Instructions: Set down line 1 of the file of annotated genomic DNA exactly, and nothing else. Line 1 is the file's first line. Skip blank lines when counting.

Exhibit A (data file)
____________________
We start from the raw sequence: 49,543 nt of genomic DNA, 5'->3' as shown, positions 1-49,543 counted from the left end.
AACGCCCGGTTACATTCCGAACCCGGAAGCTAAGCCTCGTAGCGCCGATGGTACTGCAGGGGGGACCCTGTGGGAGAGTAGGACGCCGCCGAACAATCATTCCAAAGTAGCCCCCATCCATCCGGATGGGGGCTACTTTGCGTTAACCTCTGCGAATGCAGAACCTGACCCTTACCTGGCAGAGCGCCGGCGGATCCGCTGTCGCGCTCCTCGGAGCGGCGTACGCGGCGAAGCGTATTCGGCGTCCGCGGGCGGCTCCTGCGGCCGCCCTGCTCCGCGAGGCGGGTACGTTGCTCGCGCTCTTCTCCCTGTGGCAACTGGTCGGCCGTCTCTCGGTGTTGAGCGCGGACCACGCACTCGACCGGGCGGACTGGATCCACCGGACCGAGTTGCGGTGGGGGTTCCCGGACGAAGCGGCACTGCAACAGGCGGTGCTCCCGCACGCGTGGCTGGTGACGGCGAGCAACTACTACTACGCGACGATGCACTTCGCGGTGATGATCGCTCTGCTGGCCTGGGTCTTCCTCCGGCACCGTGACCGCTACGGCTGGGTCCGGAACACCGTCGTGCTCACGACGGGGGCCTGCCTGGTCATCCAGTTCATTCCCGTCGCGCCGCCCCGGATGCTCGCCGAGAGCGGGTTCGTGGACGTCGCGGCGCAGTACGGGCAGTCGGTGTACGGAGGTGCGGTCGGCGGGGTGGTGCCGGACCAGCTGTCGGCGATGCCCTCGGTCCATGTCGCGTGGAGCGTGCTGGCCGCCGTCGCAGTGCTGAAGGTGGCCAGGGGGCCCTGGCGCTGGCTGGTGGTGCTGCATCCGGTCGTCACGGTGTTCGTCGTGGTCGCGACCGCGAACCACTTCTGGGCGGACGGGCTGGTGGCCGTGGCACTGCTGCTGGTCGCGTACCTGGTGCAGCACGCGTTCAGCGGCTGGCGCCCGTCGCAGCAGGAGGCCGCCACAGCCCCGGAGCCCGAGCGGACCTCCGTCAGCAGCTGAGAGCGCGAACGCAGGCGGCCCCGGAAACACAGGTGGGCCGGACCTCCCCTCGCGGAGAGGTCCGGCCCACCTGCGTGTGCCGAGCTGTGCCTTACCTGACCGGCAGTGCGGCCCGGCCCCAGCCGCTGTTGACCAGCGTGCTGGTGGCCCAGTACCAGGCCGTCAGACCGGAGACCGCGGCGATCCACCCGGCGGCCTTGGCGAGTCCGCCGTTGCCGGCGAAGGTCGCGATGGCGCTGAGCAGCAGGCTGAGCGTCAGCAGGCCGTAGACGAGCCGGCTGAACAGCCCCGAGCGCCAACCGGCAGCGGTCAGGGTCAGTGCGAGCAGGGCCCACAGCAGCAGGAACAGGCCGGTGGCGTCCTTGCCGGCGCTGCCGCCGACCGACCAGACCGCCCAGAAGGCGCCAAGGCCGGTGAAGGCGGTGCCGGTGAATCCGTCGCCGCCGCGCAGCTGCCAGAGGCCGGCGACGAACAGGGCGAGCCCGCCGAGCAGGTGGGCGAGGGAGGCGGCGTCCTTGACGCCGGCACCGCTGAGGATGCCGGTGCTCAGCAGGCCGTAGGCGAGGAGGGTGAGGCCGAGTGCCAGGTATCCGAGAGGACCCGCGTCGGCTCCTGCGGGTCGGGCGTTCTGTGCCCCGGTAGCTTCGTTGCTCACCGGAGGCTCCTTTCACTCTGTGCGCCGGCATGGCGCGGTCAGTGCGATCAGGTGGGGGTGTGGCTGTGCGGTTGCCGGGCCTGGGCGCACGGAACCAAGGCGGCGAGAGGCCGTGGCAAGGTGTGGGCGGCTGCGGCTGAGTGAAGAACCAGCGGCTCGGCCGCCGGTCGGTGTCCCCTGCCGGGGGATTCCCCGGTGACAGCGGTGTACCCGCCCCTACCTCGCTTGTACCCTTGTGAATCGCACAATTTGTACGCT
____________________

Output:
We start from the raw sequence: 49,543 nt of genomic DNA, 5'->3' as shown, positions 1-49,543 counted from the left end.